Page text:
JENN: Bemnet grew up in Addis Ababa. A student of history and literature, he developed a passion for cultures at an early age, and that’s why he joined the travel industry. Over the years as a guide, he’s seen tour operators that visit the more accessible villages, the ones located near the road. And some of them simply line members of a village up, and then ask them to make certain poses so that travelers can get the picture they want. The idea of interacting with people and their culture this way made my stomach turn. The focus of Wild Expeditions is the opposite of this: They’re all about genuine human connections. Bemnet and his team tell guests that before they ever think about raising their cameras to take a photo, they should get to know the elders and observe day-to-day life. Eventually, he says, when you’ve built a relationship of mutual respect and trust, you can ask for permission to take a photo.
BEMNET: We try to humbly explain for them what’s important here. If you want a lifelong memory, just leave the camera and spend some time with people that you came to visit rather than taking a picture, making your camera as a barrier between you and the tribe that you visit.
JENN: Welcome back to Unpacked by AFAR. Frances, Kalani, and Bemnet all spoke about the importance of two-way communication in any cultural exchange. It’s not just about us as travelers getting something from an experience, but it’s also about participating in it and sharing a part of ourselves, too. On a safari in Kenya in 2019, I was determined to learn Swahili, but didn’t always get it right. On a game drive one morning, during a breakfast in the bush, I meant to ask for coffee, or “kahawa,” but instead asked for “kuhara,” which my Masai guide, Nelson, quickly informed me was the word for diarrhea. Minutes later, when our laughter died down, I stumbled my way into another faux pas, this time, by asking him how many cattle he had. Laughter erupted again: This question is the nosy Western equivalent of asking how much money he has in his bank account. I’ll never forget the difference between coffee and diarrhea in East Africa, will surely never pry into a Masai person’s finances, and will also never forget the bonds I made on that bright morning on the savanna.
I was fascinated to hear Bemnet’s observations on visitors to the Omo Valley. For some tribes, a man’s economical status is also measured by the number of cattle he has. One of their most common questions to male guests is whether they have their own herd.
BEMNET: Most of the time, they ask our clients, “Do you have cattle? And do you have sheep, goats, or oxen?” And they say, “No, we don’t have [any].” Then [the tribe members] feel such pity: “I will give you. Once you start, it’s not too late, you know?”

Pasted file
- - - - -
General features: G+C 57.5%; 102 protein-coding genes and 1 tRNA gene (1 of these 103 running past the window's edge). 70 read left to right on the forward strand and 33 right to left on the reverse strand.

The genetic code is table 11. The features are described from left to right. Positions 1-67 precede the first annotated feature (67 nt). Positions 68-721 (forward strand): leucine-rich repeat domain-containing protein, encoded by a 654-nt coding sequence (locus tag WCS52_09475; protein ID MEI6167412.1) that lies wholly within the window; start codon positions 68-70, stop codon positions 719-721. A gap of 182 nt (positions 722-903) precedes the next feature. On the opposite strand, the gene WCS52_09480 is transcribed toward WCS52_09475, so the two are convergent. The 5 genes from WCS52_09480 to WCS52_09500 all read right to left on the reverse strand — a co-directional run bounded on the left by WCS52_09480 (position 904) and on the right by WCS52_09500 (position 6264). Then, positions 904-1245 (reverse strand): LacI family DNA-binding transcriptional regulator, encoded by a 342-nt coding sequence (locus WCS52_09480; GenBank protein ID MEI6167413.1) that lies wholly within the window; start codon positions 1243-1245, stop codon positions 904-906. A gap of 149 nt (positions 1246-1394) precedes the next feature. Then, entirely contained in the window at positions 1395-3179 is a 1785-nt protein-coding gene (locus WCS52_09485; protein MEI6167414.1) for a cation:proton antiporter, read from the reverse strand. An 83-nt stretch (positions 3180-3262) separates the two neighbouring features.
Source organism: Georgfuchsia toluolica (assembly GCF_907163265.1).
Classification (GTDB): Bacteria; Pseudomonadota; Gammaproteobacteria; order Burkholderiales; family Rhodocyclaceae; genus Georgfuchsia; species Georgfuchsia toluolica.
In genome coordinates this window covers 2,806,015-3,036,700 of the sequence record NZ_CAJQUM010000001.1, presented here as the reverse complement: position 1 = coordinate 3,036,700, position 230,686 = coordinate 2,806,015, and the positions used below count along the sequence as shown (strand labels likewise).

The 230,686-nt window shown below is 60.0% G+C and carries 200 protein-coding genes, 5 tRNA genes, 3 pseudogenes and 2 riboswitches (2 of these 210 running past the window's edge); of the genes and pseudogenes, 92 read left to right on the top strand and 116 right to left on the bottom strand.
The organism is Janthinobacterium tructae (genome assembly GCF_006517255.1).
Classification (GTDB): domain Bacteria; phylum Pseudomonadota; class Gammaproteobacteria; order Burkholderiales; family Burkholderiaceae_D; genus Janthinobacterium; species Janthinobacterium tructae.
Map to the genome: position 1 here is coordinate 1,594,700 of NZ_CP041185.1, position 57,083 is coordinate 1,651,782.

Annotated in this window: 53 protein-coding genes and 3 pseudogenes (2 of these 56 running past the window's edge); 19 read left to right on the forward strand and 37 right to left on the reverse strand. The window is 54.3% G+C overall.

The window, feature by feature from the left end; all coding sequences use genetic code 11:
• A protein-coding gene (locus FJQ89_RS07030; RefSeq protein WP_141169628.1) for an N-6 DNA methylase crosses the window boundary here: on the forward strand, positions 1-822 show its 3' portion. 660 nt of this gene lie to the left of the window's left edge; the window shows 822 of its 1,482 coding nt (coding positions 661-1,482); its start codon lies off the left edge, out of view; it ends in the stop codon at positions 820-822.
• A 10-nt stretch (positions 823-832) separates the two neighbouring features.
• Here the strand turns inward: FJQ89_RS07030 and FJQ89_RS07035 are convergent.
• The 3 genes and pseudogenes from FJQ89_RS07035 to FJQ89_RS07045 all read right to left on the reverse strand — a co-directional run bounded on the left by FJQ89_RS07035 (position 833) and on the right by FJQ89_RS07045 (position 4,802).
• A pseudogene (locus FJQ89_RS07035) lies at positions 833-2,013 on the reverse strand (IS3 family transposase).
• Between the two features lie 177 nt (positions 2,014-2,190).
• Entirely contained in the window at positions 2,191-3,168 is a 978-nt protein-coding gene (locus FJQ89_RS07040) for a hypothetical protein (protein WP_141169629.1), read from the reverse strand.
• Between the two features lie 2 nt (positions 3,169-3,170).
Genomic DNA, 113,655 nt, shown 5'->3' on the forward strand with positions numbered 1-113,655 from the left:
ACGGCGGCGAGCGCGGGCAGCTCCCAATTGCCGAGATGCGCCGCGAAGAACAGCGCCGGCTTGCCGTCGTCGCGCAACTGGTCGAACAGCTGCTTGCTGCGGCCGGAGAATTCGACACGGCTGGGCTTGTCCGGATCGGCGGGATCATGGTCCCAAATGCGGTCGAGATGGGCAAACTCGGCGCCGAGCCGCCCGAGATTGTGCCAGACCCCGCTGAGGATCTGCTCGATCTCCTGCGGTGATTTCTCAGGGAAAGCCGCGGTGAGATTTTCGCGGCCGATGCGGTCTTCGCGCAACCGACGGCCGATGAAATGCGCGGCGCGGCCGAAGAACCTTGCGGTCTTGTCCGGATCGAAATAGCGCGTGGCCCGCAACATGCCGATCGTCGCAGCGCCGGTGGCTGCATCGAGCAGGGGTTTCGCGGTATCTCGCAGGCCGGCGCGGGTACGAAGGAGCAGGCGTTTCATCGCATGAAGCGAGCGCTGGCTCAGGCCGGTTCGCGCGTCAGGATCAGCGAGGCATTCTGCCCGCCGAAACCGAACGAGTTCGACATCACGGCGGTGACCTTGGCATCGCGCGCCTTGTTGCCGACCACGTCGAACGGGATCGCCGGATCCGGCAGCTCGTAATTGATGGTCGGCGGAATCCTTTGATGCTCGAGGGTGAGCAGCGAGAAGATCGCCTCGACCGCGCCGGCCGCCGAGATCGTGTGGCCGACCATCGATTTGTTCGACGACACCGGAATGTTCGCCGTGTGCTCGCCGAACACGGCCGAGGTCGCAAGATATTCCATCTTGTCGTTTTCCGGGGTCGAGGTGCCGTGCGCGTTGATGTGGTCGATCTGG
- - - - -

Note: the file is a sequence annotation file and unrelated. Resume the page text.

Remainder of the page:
JENN: I took so much delight in the idea that a visitor could have as many yachts, mansions, and dollars in the bank as they’d like, but in this part of the Omo Valley, if they don’t have cattle, they’re basically considered broke—to the point where people offered to help them with a donation of cattle.
Sometimes travelers are quick to judge a particular tradition or decide that it’s backwards. But Bemnet encourages visitors to keep an open mind.
BEMNET: If you go to the United States, you’ll find the family who has their own culture. The same case for the tribe in the Omo valley. So if you go to their place, you have to respect and you have to learn their thoughts about the culture, rather than saying, “This is a bad culture, this is backward, this is not well developed, this sort of thing.” So instead of making a judgment, it’s much better to immerse yourself in that culture and learn from their perspective, rather than from your own, which I think is healthier for the travelers as well as for the people who are being visited.
JENN: Bemnet explained the Mursi tradition where some women decide to wear lip plates, which involves the process of cutting and stretching the lower lip in order to fit a disc made of clay or wood. For the Mursi, the practice is a display of beauty and social adulthood. But some travelers tell Bemnet that they should tell the Mursi not to practice that anymore, fearing that it’s painful or oppressive. In situations like this, Bemnet encourages trying to focus instead on learning the reasons why the Mursi do it.
BEMNET: The definition of beauty is different. For some people being skinny, having long hair. those sorts of things might be the definition of beauty. But for those tribes, for the Mursi tribe, that’s one of the ways that they show their beauty. So we have to respect as we are the one who went there to visit them. So instead of making a judgment there, just learn why they do this.